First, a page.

Still, there’s another side to this issue that’s worth exploring. Madison Avenue may very well embrace the Post, but will its user base tolerate a corporate merger? Browse the site for a few minutes and the level of discontent becomes abundantly clear. There are accusations of censorship, staffing incompetence, and serious credibility problems. Virtual communities often resist change despite their devotion to a dynamic medium. Perhaps the commentators ought to contemplate the situation from a different angle. It’s entirely possible that AOL’s brand will tarnish the Post’s standing as a voice of the American left.
Mozilla FireFox is known for being a step ahead of its competition in the seemingly endless browser wars. They’ve been the dominant browser since 2009 when they finally beat out the default choice, Microsoft Internet Explorer. FireFox made huge gains with consumers because it focused on safety and security without compromising speed. Today they launched yet another feature before the folks at Microsoft got a chance to deliver a similar service that they’ve been hyping since December of 2010. The latest incarnation, FireFox 4, offers an alternative, yet still browser based solution to the tracking cooking issue.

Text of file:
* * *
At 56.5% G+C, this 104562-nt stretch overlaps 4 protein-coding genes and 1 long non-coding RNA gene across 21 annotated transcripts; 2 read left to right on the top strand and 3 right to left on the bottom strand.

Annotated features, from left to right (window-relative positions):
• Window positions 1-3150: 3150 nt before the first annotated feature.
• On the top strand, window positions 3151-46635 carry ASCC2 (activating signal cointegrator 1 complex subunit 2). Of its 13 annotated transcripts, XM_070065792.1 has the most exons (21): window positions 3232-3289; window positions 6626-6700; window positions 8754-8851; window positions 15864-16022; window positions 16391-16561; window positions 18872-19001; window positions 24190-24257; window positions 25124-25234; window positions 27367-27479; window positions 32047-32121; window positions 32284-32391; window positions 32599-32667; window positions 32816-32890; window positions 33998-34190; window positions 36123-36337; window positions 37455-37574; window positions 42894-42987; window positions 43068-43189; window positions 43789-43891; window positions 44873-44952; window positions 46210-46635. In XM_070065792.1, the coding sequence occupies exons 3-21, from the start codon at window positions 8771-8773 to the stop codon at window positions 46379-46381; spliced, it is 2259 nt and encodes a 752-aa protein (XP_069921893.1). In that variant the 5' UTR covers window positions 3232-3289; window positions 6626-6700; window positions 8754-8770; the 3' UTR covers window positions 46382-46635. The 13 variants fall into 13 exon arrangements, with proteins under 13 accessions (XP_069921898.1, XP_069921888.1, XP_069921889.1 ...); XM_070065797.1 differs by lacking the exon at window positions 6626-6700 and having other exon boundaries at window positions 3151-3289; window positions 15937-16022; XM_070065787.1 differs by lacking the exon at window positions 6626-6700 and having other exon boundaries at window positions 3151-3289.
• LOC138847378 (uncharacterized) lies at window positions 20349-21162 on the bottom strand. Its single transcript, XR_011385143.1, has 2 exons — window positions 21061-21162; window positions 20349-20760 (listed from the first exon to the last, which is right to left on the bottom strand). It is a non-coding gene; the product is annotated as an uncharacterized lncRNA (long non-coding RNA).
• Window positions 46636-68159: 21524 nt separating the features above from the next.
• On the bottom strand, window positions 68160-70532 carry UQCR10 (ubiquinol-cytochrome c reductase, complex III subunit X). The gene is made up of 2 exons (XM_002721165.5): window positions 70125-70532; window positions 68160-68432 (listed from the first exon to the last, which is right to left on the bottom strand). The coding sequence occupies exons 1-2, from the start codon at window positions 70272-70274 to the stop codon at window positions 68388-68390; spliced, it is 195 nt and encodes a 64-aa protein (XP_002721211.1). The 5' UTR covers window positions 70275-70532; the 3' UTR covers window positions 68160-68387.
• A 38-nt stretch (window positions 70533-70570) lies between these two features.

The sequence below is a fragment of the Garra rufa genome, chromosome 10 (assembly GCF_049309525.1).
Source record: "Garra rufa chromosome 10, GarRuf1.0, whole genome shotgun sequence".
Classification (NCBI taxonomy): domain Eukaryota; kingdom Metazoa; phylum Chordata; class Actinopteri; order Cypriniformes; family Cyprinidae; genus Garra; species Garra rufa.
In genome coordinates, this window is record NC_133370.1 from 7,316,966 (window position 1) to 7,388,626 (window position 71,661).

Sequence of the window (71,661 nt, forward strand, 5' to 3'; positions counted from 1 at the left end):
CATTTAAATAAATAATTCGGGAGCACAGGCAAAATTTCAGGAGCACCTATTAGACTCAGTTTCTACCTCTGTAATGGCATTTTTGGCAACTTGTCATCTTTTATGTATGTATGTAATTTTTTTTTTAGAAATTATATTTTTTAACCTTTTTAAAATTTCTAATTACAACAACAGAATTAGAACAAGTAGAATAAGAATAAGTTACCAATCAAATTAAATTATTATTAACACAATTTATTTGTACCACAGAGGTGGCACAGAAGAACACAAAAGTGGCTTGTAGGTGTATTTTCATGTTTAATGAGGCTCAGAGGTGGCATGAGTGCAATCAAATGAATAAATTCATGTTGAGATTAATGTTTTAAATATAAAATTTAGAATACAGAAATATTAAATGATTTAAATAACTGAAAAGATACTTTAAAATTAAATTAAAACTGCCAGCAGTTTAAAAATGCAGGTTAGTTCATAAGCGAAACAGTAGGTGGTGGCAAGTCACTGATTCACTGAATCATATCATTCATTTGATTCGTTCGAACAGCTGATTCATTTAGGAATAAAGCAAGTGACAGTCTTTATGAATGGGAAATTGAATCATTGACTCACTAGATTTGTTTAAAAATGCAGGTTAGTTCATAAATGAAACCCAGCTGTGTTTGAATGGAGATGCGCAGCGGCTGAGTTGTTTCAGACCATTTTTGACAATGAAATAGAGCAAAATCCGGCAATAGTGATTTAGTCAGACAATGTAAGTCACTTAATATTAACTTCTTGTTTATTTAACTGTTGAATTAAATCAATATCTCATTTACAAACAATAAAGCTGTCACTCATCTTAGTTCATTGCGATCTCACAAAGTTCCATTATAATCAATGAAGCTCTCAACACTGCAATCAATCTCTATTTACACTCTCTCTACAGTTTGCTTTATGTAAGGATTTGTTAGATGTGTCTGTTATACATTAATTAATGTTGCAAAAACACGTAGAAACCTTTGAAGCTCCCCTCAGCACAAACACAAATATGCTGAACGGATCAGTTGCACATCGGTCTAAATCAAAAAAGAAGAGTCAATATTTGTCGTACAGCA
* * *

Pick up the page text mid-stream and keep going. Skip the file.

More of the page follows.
Consumers have become concerned over commonplace behavioral targeting methods that advertisers use to boost sales. Not all marketing programs work the same way, but most retargeting campaigns implant tracking pixels as a way of luring consumers back to advertisers’ websites or to promote a specific product the customer expressed an interest in. Privacy advocates further question advertisers collecting data on internet users, including their locations, demographic information, and search habits. These actions are especially disconcerting when sensitive facts are sold to 3rd parties for unknown reasons. The public outcry has been loud enough to get the FTC involved; the federal organization is contemplating appropriate courses of action. Regulators have already proposed a national do not track list, and suggested that perhaps the mechanism should be accessible via the user’s browser.